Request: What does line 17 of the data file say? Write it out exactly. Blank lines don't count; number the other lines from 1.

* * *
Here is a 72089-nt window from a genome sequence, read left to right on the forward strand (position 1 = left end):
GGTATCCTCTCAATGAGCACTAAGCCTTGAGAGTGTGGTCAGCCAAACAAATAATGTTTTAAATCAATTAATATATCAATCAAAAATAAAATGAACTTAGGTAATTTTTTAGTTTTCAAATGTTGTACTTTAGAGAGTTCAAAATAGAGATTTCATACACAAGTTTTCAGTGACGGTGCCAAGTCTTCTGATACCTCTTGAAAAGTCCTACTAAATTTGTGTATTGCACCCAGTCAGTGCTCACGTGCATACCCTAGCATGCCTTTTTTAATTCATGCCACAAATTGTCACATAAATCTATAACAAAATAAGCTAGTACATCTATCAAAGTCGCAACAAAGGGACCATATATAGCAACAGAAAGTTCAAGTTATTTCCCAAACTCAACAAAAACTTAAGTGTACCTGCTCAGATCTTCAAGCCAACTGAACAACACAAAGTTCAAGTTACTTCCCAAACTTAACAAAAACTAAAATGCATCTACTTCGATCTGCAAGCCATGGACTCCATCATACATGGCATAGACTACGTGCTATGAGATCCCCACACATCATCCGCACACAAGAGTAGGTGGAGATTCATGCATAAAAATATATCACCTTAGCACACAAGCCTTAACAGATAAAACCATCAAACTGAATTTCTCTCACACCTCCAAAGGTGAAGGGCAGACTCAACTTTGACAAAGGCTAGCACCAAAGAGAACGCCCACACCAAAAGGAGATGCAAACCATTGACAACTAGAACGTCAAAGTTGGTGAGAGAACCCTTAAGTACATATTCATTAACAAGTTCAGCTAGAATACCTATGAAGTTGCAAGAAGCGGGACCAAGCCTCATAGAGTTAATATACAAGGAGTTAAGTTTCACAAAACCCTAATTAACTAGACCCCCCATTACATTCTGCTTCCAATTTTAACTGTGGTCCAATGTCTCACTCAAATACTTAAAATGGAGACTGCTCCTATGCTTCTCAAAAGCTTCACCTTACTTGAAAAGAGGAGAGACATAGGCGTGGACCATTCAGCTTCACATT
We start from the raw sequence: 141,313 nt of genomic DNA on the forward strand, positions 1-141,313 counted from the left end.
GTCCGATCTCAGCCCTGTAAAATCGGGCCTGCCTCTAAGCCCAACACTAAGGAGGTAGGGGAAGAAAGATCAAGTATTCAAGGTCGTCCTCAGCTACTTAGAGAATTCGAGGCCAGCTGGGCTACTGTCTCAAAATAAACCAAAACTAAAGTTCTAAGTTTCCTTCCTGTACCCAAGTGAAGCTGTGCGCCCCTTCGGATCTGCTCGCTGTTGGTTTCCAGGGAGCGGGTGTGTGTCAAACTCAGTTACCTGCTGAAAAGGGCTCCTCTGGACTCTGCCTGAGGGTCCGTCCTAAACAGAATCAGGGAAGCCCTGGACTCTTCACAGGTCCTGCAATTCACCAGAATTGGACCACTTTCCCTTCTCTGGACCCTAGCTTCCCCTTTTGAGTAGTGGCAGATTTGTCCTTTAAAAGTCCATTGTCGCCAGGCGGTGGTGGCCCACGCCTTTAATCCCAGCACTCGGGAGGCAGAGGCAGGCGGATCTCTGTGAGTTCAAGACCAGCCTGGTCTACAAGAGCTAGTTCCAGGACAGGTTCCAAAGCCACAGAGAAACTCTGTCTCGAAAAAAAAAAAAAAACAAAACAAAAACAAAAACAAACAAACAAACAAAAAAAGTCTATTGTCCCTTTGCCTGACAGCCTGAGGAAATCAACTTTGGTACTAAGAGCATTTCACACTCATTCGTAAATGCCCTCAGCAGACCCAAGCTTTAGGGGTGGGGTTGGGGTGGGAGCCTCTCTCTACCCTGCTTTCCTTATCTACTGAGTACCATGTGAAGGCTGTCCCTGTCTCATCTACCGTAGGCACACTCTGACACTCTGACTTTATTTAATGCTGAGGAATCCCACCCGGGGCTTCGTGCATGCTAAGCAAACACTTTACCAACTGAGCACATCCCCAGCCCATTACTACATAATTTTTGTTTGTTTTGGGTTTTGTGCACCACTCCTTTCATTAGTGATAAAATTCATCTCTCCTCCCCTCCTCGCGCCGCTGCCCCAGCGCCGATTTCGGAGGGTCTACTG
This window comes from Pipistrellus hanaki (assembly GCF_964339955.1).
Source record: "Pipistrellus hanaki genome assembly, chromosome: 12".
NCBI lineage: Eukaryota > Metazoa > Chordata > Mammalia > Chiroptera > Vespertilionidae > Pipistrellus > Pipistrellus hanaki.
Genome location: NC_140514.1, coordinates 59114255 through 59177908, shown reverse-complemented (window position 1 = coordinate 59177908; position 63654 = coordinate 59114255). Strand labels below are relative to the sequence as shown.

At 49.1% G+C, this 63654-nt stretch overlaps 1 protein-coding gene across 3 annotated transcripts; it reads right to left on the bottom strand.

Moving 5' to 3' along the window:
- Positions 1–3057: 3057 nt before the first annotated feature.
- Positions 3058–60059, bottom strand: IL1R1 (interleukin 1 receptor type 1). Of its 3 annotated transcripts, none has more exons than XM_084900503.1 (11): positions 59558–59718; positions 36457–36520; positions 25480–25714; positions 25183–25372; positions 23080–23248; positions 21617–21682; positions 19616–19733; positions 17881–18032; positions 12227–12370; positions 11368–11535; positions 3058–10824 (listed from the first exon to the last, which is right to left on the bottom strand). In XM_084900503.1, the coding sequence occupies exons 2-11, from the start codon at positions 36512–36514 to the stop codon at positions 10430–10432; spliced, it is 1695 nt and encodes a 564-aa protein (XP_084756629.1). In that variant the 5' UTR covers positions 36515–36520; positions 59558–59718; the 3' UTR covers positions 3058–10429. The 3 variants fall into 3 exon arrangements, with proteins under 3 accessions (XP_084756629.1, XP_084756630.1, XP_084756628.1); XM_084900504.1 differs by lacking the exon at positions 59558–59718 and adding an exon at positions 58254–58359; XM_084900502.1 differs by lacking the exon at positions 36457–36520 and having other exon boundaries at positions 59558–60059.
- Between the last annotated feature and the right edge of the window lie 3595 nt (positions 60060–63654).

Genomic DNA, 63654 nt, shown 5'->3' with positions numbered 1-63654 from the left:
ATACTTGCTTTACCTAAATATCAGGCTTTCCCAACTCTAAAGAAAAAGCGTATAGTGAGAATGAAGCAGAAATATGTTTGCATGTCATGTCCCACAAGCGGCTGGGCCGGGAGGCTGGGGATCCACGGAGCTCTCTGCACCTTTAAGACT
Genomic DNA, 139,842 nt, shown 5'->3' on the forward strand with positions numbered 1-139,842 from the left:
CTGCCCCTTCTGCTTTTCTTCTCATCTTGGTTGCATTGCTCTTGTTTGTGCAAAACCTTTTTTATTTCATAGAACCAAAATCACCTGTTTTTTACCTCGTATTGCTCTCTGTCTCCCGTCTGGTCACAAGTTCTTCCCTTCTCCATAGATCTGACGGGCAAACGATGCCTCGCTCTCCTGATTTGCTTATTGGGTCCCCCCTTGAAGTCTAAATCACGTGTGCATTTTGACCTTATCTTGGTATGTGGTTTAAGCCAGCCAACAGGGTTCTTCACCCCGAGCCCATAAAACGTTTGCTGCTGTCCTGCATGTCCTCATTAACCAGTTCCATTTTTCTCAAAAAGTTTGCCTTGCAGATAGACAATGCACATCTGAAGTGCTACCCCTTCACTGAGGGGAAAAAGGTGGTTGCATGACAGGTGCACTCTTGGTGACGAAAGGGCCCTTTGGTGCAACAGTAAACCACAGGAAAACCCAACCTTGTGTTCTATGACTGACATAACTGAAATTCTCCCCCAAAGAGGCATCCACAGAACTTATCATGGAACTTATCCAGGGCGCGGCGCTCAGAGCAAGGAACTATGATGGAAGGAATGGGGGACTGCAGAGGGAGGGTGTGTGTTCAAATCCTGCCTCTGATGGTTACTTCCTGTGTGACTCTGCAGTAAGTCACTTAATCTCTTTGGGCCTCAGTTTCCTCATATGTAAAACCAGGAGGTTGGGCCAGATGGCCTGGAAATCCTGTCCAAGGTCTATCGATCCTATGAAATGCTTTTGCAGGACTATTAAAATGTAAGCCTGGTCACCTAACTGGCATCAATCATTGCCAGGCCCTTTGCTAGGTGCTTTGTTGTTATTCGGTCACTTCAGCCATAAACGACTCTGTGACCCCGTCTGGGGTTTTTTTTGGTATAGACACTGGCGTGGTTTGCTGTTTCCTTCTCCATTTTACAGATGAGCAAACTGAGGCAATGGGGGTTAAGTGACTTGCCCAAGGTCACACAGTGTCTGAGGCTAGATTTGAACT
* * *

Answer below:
CTGCCCCTTCTGCTTTTCTTCTCATCTTGGTTGCATTGCTCTTGTTTGTGCAAAACCTTTTTTATTTCATAGAACCAAAATCACCTGTTTTTTACCTCGTATTGCTCTCTGTCTCCCGTCTGGTCACAAGTTCTTCCCTTCTCCATAGATCTGACGGGCAAACGATGCCTCGCTCTCCTGATTTGCTTATTGGGTCCCCCCTTGAAGTCTAAATCACGTGTGCATTTTGACCTTATCTTGGTATGTGGTTTAAGCCAGCCAACAGGGTTCTTCACCCCGAGCCCATAAAACGTTTGCTGCTGTCCTGCATGTCCTCATTAACCAGTTCCATTTTTCTCAAAAAGTTTGCCTTGCAGATAGACAATGCACATCTGAAGTGCTACCCCTTCACTGAGGGGAAAAAGGTGGTTGCATGACAGGTGCACTCTTGGTGACGAAAGGGCCCTTTGGTGCAACAGTAAACCACAGGAAAACCCAACCTTGTGTTCTATGACTGACATAACTGAAATTCTCCCCCAAAGAGGCATCCACAGAACTTATCATGGAACTTATCCAGGGCGCGGCGCTCAGAGCAAGGAACTATGATGGAAGGAATGGGGGACTGCAGAGGGAGGGTGTGTGTTCAAATCCTGCCTCTGATGGTTACTTCCTGTGTGACTCTGCAGTAAGTCACTTAATCTCTTTGGGCCTCAGTTTCCTCATATGTAAAACCAGGAGGTTGGGCCAGATGGCCTGGAAATCCTGTCCAAGGTCTATCGATCCTATGAAATGCTTTTGCAGGACTATTAAAATGTAAGCCTGGTCACCTAACTGGCATCAATCATTGCCAGGCCCTTTGCTAGGTGCTTTGTTGTTATTCGGTCACTTCAGCCATAAACGACTCTGTGACCCCGTCTGGGGTTTTTTTTGGTATAGACACTGGCGTGGTTTGCTGTTTCCTTCTCCATTTTACAGATGAGCAAACTGAGGCAATGGGGGTTAAGTGACTTGCCCAAGGTCACACAGTGTCTGAGGCTAGATTTGAACT